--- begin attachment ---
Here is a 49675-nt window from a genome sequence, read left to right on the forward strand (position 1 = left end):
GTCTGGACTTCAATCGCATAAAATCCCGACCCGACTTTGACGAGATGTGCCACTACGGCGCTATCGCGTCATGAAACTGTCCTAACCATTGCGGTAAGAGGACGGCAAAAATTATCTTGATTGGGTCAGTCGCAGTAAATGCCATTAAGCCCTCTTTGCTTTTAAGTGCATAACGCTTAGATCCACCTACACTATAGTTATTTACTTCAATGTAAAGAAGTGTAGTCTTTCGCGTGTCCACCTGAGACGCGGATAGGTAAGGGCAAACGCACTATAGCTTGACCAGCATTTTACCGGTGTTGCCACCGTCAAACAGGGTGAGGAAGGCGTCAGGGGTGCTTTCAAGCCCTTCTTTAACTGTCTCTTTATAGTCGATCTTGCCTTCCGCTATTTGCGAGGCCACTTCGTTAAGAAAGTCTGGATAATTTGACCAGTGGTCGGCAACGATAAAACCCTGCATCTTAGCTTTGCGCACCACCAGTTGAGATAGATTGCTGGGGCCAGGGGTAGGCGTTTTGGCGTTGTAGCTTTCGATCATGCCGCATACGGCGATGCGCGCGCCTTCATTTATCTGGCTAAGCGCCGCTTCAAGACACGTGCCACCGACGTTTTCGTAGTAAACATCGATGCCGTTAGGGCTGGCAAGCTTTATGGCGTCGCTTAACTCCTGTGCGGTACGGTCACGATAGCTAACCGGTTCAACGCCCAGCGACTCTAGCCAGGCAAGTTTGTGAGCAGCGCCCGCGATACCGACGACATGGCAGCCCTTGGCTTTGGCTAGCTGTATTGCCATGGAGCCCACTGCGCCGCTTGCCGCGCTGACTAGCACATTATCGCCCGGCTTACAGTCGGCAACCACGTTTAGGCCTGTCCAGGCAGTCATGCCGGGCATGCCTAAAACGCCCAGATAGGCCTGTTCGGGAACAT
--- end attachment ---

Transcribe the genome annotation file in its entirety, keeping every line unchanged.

Here is a 49675-nt window from a genome sequence, read left to right on the forward strand (position 1 = left end):
GTCTGGACTTCAATCGCATAAAATCCCGACCCGACTTTGACGAGATGTGCCACTACGGCGCTATCGCGTCATGAAACTGTCCTAACCATTGCGGTAAGAGGACGGCAAAAATTATCTTGATTGGGTCAGTCGCAGTAAATGCCATTAAGCCCTCTTTGCTTTTAAGTGCATAACGCTTAGATCCACCTACACTATAGTTATTTACTTCAATGTAAAGAAGTGTAGTCTTTCGCGTGTCCACCTGAGACGCGGATAGGTAAGGGCAAACGCACTATAGCTTGACCAGCATTTTACCGGTGTTGCCACCGTCAAACAGGGTGAGGAAGGCGTCAGGGGTGCTTTCAAGCCCTTCTTTAACTGTCTCTTTATAGTCGATCTTGCCTTCCGCTATTTGCGAGGCCACTTCGTTAAGAAAGTCTGGATAATTTGACCAGTGGTCGGCAACGATAAAACCCTGCATCTTAGCTTTGCGCACCACCAGTTGAGATAGATTGCTGGGGCCAGGGGTAGGCGTTTTGGCGTTGTAGCTTTCGATCATGCCGCATACGGCGATGCGCGCGCCTTCATTTATCTGGCTAAGCGCCGCTTCAAGACACGTGCCACCGACGTTTTCGTAGTAAACATCGATGCCGTTAGGGCTGGCAAGCTTTATGGCGTCGCTTAACTCCTGTGCGGTACGGTCACGATAGCTAACCGGTTCAACGCCCAGCGACTCTAGCCAGGCAAGTTTGTGAGCAGCGCCCGCGATACCGACGACATGGCAGCCCTTGGCTTTGGCTAGCTGTATTGCCATGGAGCCCACTGCGCCGCTTGCCGCGCTGACTAGCACATTATCGCCCGGCTTACAGTCGGCAACCACGTTTAGGCCTGTCCAGGCAGTCATGCCGGGCATGCCTAAAACGCCCAGATAGGCCTGTTCGGGAACAT